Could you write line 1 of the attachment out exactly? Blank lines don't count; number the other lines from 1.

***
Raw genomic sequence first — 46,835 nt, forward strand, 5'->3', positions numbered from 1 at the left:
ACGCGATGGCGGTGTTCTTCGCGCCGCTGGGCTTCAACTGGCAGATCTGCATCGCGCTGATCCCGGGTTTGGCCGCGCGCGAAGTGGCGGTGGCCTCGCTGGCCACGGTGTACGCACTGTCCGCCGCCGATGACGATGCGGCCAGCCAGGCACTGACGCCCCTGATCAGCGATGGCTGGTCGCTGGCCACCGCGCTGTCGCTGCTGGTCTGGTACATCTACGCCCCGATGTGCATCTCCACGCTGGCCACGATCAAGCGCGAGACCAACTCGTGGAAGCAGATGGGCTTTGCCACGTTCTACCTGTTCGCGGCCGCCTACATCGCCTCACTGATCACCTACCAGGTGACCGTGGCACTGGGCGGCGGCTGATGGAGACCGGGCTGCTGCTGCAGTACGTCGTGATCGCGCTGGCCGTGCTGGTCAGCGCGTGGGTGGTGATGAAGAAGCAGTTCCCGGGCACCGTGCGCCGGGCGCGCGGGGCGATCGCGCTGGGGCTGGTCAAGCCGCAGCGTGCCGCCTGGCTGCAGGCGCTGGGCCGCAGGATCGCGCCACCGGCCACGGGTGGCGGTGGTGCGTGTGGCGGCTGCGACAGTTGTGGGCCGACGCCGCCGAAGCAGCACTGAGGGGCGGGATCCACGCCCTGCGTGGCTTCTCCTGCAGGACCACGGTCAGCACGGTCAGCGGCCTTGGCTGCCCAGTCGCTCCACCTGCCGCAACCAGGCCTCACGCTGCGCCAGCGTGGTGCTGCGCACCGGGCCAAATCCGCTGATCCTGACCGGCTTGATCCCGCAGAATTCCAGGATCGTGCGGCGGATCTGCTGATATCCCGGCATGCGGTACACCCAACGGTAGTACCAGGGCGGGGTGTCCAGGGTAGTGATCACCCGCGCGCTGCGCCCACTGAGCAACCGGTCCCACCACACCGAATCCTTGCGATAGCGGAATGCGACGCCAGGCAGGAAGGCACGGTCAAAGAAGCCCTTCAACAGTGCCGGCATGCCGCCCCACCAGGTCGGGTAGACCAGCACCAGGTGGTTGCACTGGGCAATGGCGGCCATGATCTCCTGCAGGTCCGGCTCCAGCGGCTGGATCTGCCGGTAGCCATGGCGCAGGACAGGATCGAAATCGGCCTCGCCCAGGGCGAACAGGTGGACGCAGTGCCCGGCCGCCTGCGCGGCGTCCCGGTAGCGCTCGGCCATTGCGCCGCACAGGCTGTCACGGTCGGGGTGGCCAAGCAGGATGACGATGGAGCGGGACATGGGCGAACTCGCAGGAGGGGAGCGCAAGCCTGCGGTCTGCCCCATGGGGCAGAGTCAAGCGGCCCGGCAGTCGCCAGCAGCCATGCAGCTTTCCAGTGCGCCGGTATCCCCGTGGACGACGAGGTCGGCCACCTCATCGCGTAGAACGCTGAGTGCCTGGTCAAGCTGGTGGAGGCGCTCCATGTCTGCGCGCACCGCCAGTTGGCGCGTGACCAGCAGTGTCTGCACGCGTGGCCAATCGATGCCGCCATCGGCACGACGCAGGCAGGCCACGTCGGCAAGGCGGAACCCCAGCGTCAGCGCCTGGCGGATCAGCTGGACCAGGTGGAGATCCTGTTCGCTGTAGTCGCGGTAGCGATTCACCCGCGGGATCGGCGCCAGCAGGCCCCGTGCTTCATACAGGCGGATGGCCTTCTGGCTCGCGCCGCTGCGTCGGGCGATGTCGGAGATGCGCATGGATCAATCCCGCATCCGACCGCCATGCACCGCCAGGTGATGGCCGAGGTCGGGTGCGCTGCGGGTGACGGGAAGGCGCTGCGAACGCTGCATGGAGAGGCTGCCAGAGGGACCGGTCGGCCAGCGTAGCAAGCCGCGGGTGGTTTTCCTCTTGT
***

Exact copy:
Raw genomic sequence first — 46,835 nt, forward strand, 5'->3', positions numbered from 1 at the left: